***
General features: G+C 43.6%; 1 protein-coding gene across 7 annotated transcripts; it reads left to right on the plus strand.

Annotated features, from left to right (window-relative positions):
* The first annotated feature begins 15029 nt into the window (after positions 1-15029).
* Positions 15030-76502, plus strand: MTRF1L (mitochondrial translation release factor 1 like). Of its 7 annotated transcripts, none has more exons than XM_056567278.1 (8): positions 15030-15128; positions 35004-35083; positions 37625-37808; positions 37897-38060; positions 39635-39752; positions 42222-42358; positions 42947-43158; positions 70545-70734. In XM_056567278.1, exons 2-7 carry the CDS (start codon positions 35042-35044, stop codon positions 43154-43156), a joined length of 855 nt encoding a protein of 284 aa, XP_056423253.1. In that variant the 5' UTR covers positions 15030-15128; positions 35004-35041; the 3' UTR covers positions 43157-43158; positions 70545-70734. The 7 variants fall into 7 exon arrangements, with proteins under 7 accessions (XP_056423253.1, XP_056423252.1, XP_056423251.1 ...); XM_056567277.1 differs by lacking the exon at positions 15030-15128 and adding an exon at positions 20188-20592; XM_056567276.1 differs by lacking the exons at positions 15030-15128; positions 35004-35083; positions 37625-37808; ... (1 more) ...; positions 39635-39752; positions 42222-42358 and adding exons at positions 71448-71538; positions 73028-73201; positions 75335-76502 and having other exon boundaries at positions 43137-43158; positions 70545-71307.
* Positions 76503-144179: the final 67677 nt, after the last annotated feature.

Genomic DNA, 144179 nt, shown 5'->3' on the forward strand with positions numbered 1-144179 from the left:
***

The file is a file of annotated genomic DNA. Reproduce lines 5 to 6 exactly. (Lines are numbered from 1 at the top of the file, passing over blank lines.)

* Positions 76503-144179: the final 67677 nt, after the last annotated feature.

Genomic DNA, 144179 nt, shown 5'->3' on the forward strand with positions numbered 1-144179 from the left: